I got involved in a really intriguing conversation over at Absolute Write, mostly about at what stage a manuscript is done. It got me thinking about the writing journey -- how far I've got to go, but also how far I've been.
I've just been through a year and a half of editing a story I felt sure was done. Heck, I had a partial and two full requests. But full requests are not my goal. A commercially published novel is my goal. I haven't queried anyone in over a year (and it's been maddening, let me tell you), because I don't have what I'm offering in the query -- a manuscript that's as perfect and polished as I have the ability to make it.
This is pretty much all I've been thinking about, writing-wise. But, on the other hand, I've done a lot to even get this far. Here's my "writing timeline":
I wrote my first novel* 18 years ago.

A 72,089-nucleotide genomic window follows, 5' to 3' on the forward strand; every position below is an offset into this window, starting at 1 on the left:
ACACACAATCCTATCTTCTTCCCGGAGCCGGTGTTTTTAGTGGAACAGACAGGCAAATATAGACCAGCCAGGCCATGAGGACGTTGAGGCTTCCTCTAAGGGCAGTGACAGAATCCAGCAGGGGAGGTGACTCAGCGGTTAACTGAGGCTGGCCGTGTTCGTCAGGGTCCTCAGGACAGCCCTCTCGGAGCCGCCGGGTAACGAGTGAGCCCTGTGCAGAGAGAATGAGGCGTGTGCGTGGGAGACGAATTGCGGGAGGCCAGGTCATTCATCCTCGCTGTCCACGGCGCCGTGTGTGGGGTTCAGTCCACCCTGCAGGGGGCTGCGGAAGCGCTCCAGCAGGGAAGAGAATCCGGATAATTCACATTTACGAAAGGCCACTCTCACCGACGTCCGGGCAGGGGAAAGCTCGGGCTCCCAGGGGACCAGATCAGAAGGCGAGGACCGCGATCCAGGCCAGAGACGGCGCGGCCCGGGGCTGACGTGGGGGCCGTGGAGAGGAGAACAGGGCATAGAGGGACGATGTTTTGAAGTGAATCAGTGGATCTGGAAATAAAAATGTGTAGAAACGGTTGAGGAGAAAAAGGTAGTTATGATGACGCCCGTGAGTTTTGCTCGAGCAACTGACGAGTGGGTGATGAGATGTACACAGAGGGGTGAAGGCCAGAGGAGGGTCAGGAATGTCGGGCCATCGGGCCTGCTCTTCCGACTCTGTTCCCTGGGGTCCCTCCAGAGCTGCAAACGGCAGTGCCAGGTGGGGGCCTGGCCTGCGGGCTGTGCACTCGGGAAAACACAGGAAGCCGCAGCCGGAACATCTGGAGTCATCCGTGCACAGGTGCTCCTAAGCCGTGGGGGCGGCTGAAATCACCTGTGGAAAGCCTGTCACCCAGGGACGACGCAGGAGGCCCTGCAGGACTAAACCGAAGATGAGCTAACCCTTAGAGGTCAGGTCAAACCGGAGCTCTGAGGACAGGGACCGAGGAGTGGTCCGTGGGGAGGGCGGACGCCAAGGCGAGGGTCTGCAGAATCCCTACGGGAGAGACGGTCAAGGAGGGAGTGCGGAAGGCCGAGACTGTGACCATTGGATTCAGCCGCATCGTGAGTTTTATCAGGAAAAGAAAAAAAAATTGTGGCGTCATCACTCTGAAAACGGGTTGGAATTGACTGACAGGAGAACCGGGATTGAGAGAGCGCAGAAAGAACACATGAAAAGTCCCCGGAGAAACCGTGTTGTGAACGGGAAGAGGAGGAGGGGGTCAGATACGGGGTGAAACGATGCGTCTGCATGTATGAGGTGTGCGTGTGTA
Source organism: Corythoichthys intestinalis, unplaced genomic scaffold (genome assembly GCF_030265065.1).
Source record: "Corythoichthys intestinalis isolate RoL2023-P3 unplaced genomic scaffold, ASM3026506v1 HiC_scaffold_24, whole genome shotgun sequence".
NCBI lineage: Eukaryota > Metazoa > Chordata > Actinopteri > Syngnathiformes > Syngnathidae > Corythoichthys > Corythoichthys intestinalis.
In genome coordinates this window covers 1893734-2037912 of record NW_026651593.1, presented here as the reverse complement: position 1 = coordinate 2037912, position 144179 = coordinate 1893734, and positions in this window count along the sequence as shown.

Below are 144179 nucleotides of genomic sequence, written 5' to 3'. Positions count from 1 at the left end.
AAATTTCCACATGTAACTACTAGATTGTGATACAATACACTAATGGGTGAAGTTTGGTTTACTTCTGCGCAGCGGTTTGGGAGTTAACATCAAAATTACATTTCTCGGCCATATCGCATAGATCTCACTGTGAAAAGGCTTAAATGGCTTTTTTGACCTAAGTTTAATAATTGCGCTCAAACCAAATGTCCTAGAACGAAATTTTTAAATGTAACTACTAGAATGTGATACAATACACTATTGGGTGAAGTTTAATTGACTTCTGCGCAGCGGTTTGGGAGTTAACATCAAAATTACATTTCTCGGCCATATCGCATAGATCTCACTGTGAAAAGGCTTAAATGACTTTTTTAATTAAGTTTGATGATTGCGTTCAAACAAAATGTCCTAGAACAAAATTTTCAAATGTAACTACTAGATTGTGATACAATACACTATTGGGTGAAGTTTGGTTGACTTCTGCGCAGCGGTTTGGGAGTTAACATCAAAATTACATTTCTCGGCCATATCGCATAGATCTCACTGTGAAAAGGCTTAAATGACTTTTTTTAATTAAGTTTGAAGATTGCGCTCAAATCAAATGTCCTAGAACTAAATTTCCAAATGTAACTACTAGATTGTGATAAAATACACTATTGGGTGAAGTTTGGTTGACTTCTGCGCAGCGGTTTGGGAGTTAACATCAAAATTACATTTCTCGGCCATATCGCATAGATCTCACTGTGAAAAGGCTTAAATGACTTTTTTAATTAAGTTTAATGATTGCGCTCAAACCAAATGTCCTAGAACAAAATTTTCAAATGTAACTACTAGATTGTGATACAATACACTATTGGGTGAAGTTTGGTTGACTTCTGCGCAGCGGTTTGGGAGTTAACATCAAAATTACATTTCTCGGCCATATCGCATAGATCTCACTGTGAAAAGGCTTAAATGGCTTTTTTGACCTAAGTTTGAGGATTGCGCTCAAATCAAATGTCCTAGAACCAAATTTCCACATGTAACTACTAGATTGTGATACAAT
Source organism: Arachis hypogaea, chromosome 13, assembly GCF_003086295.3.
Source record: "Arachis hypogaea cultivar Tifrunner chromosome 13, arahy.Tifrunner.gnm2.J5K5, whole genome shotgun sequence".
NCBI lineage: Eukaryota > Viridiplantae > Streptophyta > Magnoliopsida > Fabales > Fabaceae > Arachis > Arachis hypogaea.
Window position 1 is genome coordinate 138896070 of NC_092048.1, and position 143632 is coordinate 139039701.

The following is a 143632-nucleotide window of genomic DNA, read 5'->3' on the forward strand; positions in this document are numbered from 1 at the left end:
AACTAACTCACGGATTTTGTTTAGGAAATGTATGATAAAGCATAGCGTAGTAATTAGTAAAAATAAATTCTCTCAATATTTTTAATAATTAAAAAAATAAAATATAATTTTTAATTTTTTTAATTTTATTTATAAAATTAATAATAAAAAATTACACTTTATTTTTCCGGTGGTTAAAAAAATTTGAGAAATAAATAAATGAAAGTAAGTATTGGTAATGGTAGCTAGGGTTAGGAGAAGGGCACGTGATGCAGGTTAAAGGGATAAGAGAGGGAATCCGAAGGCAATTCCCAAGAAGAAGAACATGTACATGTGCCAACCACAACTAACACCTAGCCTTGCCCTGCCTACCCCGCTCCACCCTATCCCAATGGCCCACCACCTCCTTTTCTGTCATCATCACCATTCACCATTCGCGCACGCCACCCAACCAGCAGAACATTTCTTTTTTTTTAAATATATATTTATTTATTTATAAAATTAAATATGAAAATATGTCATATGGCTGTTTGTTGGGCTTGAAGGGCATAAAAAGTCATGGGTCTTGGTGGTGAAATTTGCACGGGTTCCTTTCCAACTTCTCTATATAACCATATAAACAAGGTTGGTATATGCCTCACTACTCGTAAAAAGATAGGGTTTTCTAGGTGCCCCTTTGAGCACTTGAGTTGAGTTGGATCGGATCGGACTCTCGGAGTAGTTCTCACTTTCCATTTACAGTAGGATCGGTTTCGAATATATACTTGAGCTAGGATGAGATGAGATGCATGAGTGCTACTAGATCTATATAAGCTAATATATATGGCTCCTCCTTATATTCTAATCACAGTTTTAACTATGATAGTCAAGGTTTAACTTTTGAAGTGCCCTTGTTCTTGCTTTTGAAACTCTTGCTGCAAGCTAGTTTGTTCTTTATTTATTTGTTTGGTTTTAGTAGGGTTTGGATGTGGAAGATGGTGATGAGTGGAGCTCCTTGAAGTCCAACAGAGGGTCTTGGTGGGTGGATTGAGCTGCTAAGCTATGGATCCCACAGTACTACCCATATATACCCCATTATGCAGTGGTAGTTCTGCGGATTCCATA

I decided I wanted to get published 13 years ago.
I decided I was serious about that 4 years ago.
And the past four years is where I've seen the massive improvement. Because as much as I've loved making up stories for the past 18 years, I didn't read much, I didn't write anything that challenged me, and I put zero effort into learning how the publishing industry worked. (Anyone who knows what a query is can call themselves way ahead of where I was.)
And now, with a little reversal of my usual pattern, here's what I learned about parenting: It's going to a be a journey. This time last year it was all anticipation and morning sickness. This time next year, I have no clue. But I'm looking forward to the journey.
*More like a novella, really. But it was a novel to me then.